Nephi's little sermon received more than a cool reception. Some judges who happened to be card-holding members of the Protective Association were in the crowd and they immediately demanded that Nephi be brought into court and charged with the crime of "revil [ing] against this people and against our law" (Helaman 8:2). And indeed if contempt of institutions was a crime, Nephi was guilty, for he "had spoken unto them concerning the corruptness of their law" (Helaman 8:3). Still, the judges had to proceed with some care, since they were supposed to be administering justice (Helaman 8:4), and could not be too crude and obvious in their attack, for even among the exceedingly wicked and depraved Nephites the feeling of civic virtue was perhaps as alive as it is in America today; instead of trying to lynch Nephi in fact, the crowd actually protected him from the treatment the judges would have liked to give him (Helaman 8:4). The latter therefore harangued the people on the monstrousness of Nephi's treasonable behavior in telling them "that... our great cities shall be taken from us.... And now we know that this is impossible, for behold, we are powerful, and our cities great, therefore our enemies can have no power over us" (Helaman 8:5-6). Still, even among the wicked Nephites, there were those in the crowd who had the courage and fairness to cry out: "Let this man alone, for he is a good man,... for... he has testified aright unto us concerning our iniquities" (Helaman 8:7-8). Fair play prevailed, and Nephi continued his preaching and revealed by inspiration that destruction was at the doors and that even at that moment the chief judge had been murdered, "and he lieth in his blood" (Helaman 8:27).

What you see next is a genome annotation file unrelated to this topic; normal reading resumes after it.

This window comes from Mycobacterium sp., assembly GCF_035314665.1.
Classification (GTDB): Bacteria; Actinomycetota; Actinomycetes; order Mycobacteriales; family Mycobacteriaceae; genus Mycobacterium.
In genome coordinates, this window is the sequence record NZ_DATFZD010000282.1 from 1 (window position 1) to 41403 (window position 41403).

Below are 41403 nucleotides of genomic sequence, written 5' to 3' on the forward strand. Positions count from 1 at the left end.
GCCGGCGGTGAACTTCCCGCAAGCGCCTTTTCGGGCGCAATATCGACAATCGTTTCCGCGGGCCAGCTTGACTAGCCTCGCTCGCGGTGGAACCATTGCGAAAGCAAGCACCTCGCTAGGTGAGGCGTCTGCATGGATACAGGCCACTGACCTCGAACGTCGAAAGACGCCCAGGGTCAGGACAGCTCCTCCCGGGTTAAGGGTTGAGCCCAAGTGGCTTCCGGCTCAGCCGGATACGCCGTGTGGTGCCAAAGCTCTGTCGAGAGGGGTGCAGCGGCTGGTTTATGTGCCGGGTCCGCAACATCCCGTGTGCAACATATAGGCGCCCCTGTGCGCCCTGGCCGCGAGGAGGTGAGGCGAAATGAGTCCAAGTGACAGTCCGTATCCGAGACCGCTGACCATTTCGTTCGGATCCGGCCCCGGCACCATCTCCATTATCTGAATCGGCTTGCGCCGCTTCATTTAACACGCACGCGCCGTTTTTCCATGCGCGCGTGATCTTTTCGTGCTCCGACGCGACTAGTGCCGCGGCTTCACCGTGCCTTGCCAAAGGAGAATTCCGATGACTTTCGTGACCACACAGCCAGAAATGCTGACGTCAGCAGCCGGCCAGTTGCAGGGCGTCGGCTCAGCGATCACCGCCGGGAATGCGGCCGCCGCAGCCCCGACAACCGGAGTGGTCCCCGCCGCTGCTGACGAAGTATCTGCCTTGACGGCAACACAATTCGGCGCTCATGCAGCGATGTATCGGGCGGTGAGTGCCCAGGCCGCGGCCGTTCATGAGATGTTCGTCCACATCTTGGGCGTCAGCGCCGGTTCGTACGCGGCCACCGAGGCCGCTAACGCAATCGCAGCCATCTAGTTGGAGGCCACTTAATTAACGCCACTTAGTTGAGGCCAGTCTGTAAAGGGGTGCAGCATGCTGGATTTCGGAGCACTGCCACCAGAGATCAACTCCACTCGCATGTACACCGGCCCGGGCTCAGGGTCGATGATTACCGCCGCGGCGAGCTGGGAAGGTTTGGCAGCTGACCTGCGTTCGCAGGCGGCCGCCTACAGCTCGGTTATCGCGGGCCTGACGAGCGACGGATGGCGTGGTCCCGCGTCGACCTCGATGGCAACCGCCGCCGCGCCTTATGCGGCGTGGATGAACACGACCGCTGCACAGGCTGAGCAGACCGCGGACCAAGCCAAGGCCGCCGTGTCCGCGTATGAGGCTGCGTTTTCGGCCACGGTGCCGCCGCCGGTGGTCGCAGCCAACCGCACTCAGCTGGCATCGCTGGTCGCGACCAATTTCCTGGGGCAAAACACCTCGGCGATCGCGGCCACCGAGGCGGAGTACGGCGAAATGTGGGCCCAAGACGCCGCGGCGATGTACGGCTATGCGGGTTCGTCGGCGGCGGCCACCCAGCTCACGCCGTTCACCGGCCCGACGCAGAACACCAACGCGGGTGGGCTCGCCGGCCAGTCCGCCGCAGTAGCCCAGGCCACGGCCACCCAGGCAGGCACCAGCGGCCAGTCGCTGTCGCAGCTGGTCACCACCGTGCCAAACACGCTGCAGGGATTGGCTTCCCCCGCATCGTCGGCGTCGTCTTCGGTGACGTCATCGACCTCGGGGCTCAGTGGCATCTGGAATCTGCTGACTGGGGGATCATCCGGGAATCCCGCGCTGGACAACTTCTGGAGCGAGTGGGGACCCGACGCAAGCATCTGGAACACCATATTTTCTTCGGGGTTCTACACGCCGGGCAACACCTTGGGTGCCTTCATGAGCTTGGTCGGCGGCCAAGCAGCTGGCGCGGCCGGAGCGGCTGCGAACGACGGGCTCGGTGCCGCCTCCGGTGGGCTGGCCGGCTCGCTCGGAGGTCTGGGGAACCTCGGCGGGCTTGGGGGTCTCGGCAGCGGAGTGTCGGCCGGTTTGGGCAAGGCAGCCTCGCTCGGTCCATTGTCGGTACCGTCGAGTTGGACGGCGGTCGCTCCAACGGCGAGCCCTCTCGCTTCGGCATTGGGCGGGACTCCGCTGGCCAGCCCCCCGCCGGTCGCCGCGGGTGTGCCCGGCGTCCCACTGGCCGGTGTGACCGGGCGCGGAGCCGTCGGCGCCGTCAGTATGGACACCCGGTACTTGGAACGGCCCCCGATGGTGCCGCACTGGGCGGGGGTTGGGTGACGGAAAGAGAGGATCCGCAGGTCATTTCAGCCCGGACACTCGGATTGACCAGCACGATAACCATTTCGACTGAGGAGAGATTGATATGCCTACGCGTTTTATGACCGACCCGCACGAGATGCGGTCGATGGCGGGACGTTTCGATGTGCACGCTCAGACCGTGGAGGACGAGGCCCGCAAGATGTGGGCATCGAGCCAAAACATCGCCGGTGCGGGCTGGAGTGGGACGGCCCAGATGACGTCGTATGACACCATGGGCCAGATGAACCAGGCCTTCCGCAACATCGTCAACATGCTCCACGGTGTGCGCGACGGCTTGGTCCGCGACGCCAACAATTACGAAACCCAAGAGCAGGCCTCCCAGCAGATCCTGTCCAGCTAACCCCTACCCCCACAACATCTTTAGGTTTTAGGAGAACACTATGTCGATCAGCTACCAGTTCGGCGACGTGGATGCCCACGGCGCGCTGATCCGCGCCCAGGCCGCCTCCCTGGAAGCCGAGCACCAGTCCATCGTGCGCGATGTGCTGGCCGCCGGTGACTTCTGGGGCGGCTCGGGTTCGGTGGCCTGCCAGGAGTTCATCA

At the big public funeral that took place the next day, the judges who had tried to stir the crowd up against Nephi declared that his knowledge of the murder showed he was in on it, and though there were protests he was bound and brought to formal trial. The trial was held publicly, "before the multitude" (in the absence of television), and the judges were at their best, questioning Nephi "in divers ways that they might cross him," slyly offering him bribes and immunity if he would tell about the murder and his connection with it (Helaman 9:19-20). Nephi told them more than they bargained for, advising them to question the brother of the murdered judge, taking care to inspect the skirts of his cloak and to accuse him of the murder. Under such treatment the culprit confessed and in so doing cleared Nephi, who next went about on a preaching tour through the whole country, going "from multitude to multitude," while his assistants did the same (Helaman 10:17). This alarmed the Protective Association, the "secret band of robbers" who sat in high places and whose real motives and methods were concealed from the public, and to counteract the effect of Nephi's preaching they systematically stirred up contentions everywhere (Helaman 10:18; 11:2 make this clear). Nephi's message was rejected everywhere, but the fighting that had been stirred up got entirely out of hand and developed into a civil war, or rather a series of "wars throughout all the land among all the people" (Helaman 11:1).